With managing principal John McCuin’s support, he spent time individually with Principals to overcome their concerns and give them help in the areas they most needed it. Stuart tailored his methods of communication and support to the preferences and interests of each individual fee-earner.
As he recalls, ‘I applied a different approach for each fee-earner. For example, SMART action plans and clear research were important in influencing some, whereas some others felt more comfortable going with a “common sense” approach worked out over a few drinks!’
He adds, ‘In spending time with each fee-earner, I found they often needed reassurance to both logical and emotional concerns. I had to build their trust in the direction Shipleys was heading and could only really do this by investing time to truly understand their individual points of view. The benefits of our journey and its goals then had to be communicated back to them in terms they personally found attractive. Without insight of where they were coming from I wouldn’t have been able to get their attention, let alone their buy-in.’
Shipleys LLP’s senior management was also key in driving the firm’s strategic direction and were very supportive. They invested time and energy to communicate it and document it internally. They also supported activities to educate and encourage staff in the business development principles being adopted. Incentive schemes were adapted and the firm’s appraisal process and promotion systems were reviewed.
Driving a business development initiative to a successful conclusion sometimes over-focuses on managing the process, performance and measurement of the programme. Yes, management is fundamental to administering a successful initiative and professional services firms are getting better at this. They utilise tangibles such as schedules, logistics, checklists, budgets, forecasts and reports. They make sure that systems support the firm’s aims. They set goals and monitor performance of systems and people to identify what needs to be done to achieve the given objective.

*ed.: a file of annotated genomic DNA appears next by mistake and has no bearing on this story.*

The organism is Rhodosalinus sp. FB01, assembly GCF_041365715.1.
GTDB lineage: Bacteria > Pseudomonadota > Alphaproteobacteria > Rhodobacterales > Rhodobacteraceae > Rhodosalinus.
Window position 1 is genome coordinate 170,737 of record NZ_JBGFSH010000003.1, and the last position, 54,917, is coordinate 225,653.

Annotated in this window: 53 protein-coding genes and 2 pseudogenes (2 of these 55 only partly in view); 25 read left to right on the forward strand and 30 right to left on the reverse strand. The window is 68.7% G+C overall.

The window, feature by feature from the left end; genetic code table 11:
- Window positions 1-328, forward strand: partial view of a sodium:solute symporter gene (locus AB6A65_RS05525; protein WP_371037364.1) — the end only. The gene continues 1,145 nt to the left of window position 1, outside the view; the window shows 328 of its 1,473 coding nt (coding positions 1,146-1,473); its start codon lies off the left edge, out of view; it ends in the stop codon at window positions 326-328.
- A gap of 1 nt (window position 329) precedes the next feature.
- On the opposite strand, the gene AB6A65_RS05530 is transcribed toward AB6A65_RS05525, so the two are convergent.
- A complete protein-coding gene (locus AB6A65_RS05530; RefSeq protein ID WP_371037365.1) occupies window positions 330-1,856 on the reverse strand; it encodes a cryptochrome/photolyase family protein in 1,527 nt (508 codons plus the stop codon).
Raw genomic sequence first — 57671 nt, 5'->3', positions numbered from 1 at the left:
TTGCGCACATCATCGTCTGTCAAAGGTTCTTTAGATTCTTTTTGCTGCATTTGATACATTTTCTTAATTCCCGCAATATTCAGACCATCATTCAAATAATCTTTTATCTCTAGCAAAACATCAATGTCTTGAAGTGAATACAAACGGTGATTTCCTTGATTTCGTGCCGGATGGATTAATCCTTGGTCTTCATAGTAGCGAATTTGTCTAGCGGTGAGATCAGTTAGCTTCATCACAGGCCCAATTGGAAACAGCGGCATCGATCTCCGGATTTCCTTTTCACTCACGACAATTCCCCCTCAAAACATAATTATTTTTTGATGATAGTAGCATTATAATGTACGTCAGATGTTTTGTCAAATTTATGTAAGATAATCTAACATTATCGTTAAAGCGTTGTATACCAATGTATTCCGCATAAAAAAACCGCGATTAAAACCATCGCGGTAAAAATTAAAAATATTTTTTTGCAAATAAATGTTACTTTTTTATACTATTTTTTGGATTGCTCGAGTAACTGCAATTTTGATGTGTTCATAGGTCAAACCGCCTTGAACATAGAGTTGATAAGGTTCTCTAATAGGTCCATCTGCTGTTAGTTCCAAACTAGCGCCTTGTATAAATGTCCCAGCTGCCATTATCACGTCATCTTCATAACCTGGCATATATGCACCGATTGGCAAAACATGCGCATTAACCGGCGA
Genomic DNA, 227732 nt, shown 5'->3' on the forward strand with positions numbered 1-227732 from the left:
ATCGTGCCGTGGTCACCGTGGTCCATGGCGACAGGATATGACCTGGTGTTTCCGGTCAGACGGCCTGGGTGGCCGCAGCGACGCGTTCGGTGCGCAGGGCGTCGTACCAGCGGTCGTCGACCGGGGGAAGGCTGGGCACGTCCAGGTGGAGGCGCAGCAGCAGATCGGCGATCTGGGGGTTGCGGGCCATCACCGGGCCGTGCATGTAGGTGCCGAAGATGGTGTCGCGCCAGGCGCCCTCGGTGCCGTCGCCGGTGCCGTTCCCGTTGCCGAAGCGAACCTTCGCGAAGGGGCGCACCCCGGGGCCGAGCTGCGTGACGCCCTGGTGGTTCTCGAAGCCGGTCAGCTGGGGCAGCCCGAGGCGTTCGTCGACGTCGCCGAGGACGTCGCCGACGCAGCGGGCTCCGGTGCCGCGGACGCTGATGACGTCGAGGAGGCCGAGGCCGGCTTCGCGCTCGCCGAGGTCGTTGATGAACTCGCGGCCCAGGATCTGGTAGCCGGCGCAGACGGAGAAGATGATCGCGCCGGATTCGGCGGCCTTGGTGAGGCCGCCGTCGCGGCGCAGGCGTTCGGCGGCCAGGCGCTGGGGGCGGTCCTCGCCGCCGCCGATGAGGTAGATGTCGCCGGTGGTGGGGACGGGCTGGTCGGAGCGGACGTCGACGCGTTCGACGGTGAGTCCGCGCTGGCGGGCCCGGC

But equally important is securing people’s buy-in. This comes from engaging and inspiring the firm’s individuals. By their very nature, professional services firms are staffed by bright, highly independent individuals who usually chose to enter the profession to provide technical expertise – not win business. They are very talented and usually highly motivated to be successful in their chosen area of expertise. Very few perform well in an environment, which tries to command or coerce them. Instead, they perform best when they understand and ‘buy into’ what is being asked of them. They tend to be suspicious of management motives and, if they do not trust managers, they will not support them.
What Shipleys has started and continues to do, is understand the different motivations of each of their fee-earners and work on building their buy-in. They do this by addressing individuals’ concerns in the way they communicate and manage the implementation of their plans. Over time Principals and staff are giving their support as they can see ‘what’s in it for me’? The time invested in understanding the different motivations and concerns in the firm, has been well spent.